Beastly (2011) CBS Films
1 hr. 35 mins.
Starring: Alex Pettyfer, Vanessa Hudgens, Mary-Kate Olsen, Neil Patrick Harris, Lisa Gay Hamilton, Peter Krause
Directed by: Daniel Barnz
MPAA Rating: PG-13
Critic’s Rating: * 1/2 stars (out of 4 stars)
The classic fairy tale Beauty and the Beast is updated for the tweener masses in the lame youth-oriented sci-fi romancer Beastly. Writer-director Daniel Barnz oversees a drab and cheesy movie version to the revered literary fable by instilling a Gossip Girl vibe to the movie’s contemporary shadings. Sadly, Beastly is nothing more than a flimsy fantasy spouting the obvious sentiment about how beauty is only skin deep. There is nothing else deep about Barnz’s nonsensical narrative unless you’re a giddy preteen girl specializing in one-dimensional conceited hunks and a transparent moral lesson that a toddler would shrug off with indifference. As for the other demographic element Beastly will be a silly-minded melodrama in the futile attempt of capturing the fluttering hearts of Twilight diehard leftovers.
Alex Pettyfer (“I Am Number Four”) stars as an egotistical high school stud muffin named Kyle whose exceptional physical attributes would melt the hearts of giddy gals everywhere. We get how much of a vain Adonis that Kyle is when the movie reinforces his boxer briefs and six pack abs in glorious form-evidently Shirtless Wonders Taylor Lautner and Matthew McConaughey should watch their backs, huh? The confident Kyle is guaranteed eye candy for the chicks and makes no bones about his flawless physique.
However, the insufferable pretty boy gets his comeuppance by a beleaguered witch Kendra (Mary-Kate Olsen) who has been a whipping post of the self-absorbed Kyle. Fittingly, Kendra casts an unkind spell on the self-appointed looker at a school dance thus afflicting him with a haggard appearance complete with distracting tattoos, gaudy scars, weird piercings and a lopsided face. Unfortunately for the pompous Kyle there’s a stipulation that he must adhere to in order to retrieve his good looks again…he needs for a girl to fall in love with him despite his hideous appearance. If Kyle fails then he is relegated to his disfigurement forever.
Enter Lindy (Vanessa Hudgens from “High School Musical” fame). Lindy is quite gorgeous but nevertheless dorky and nice. While Kyle had run for the Green Committee presidency Lindy is out to seek the position of Green Committee treasurer. Remarkably, Lindy takes a shine to the cretin-looking Kyle. Sure, he’s obnoxious with a toxic look dipped in repulsiveness. Still, Lindy is open-minded enough to realize that there must be more to the maligned Kyle inside that intrigues her beyond his frightening physicality.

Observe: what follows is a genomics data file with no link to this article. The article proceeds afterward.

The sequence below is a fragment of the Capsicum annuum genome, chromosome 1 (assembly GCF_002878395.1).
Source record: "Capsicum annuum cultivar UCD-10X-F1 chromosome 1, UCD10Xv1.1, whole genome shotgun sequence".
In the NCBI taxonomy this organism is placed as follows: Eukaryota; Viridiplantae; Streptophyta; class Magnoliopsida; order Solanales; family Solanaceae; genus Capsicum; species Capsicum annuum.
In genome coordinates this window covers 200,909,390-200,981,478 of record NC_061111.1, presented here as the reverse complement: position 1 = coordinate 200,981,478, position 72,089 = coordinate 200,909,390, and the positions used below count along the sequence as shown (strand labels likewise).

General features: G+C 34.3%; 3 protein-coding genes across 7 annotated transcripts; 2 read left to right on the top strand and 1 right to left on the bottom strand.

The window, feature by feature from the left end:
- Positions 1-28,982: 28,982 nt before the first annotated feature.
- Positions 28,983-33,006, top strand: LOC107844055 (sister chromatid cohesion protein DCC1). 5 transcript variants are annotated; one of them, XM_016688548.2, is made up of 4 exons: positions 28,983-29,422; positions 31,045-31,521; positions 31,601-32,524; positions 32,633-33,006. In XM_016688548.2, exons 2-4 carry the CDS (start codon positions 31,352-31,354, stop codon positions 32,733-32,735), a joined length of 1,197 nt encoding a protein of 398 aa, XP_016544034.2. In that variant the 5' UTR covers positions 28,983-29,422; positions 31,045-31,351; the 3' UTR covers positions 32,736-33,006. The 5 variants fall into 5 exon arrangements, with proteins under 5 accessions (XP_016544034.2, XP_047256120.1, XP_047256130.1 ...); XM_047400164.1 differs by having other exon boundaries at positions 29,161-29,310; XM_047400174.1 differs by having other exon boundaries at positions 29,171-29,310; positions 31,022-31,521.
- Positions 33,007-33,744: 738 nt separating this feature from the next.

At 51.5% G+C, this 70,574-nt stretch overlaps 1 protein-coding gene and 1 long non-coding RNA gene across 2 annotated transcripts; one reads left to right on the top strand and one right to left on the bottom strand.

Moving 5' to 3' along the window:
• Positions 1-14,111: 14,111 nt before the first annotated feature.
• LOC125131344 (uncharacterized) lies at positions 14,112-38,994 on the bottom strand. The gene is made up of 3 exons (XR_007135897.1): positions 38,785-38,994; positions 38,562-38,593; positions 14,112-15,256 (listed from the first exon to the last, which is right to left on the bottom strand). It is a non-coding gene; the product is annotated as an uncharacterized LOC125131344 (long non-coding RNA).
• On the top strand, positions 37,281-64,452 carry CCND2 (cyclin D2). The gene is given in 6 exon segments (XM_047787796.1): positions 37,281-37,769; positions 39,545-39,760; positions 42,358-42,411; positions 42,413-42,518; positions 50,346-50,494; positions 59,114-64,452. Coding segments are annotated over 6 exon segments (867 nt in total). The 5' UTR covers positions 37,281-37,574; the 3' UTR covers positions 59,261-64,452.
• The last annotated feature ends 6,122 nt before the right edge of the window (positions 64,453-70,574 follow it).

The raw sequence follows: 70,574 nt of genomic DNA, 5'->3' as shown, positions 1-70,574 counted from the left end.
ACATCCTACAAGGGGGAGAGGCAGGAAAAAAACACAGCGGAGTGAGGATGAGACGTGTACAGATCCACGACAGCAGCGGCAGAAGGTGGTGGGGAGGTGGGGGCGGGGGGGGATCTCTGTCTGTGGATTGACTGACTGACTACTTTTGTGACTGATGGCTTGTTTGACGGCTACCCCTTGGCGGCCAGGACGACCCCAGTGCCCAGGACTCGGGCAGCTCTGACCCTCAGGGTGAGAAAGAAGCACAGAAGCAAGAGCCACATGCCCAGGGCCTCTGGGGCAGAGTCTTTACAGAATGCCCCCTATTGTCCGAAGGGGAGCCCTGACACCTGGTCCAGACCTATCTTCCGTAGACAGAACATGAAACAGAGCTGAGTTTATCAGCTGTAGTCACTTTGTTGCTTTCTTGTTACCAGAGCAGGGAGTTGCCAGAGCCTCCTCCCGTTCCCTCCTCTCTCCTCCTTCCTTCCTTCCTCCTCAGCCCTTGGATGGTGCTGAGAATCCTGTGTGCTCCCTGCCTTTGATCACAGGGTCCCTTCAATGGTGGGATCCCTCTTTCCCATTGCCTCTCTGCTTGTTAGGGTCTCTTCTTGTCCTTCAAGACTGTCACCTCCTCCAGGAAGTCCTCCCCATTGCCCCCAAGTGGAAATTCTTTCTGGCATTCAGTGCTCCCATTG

Will the judgmental jerk Kyle reconsider his stance on being a pretty package while looking down on those that do not have the privileged attractiveness based on his current creepy look? Can the good-natured yet delicious-looking Lindy bring the crass Kyle down to earth? Will Kyle get his redemption and realize how thoughtless he’s been to his average-looking targets?
Anyone-particularly the film’s core audience in the adoring teenyboppers-will dismiss Beastly as a thinly teen-targeted tale with a simplistic message of being comfortable in one’s skin. The problem isn’t the message of the movie per se as much as the distorted pretentiousness of the message. Barnz awkwardly bangs home the hostility of a blonde-haired blowhard who treasures his own vanity. But we’re never quite convinced about Kyle’s downfall based on the so-called “body blemish” that becomes him in the smothering tattoos and piercings. Kyle does not appear as wildly freakish as the movie intended him to be. In fact, he is no more distinguishable than a punk rocker attending an underground concert. What’s so outrageous about Kyle’s look anyway? If anything Beastly may spark imitators fascinated by the crazy imagery.
The same point is taken with Hudgens’s Lindy. If the film wanted to make a valid point about Kyle’s redemption in judging folks for their lack of looks then why even bother casting a delicious-looking Hudgens as his motive to turn the other cheek? Maybe if Kyle’s love interest was an average-looking girl without Hudgens’s knockout appearance then the concept would have been more plausible in the lesson being taught? But no…the lead cad can’t be too unappealing and the leading lass cannot be a Plain Jane (only her goody two shoes outlook is suppose to be substituted as “nerdy”).
Overall, the symmetry of Beastly never gels accordingly. Pettyfer is hopelessly stiff as the Beautiful Boy Wonder turned Humble Horror Show. Hudgens is basically a pretty face for hire with a backstory of shame and sorrow that conveniently has her sharing a place with Kyle in his Brooklyn penthouse. Daffy-minded dialogue, syrupy direction, uninspired sentimentality, wooden performances, cheesy-inducing special effects-all are rolled up in a banal ball of ridiculousness.
The supporting characters grate on the nerves. Peter Krause is on hand as Kyle’s shallow anchorman father. Lisa Gay Hamilton plays an opinionated Jamaican maid. Only the inclusion of Neil Patrick Harris (from TV’s “How I Met Your Mother”) as a wisecracking blind tutor adds some needed levity to the otherwise mawkish material that exists.
Beastly is an apt name for a one-note trivial teen sci-fi movie that is a hazardous horror showcase on many various levels of ineptitude.